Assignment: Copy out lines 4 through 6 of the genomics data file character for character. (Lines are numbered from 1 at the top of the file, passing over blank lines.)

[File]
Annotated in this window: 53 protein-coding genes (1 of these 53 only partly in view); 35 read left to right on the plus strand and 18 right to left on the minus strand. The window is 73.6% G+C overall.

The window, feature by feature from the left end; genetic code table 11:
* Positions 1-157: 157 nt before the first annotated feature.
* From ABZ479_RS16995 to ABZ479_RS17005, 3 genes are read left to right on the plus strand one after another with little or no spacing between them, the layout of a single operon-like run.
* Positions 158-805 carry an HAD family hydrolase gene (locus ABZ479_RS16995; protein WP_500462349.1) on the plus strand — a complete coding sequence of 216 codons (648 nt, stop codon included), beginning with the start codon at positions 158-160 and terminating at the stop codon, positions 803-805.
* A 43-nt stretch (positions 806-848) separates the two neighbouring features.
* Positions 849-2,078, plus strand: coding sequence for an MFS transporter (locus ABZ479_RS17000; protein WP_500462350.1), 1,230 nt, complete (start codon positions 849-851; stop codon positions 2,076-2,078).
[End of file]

* From ABZ479_RS16995 to ABZ479_RS17005, 3 genes are read left to right on the plus strand one after another with little or no spacing between them, the layout of a single operon-like run.
* Positions 158-805 carry an HAD family hydrolase gene (locus ABZ479_RS16995; protein WP_500462349.1) on the plus strand — a complete coding sequence of 216 codons (648 nt, stop codon included), beginning with the start codon at positions 158-160 and terminating at the stop codon, positions 803-805.
* A 43-nt stretch (positions 806-848) separates the two neighbouring features.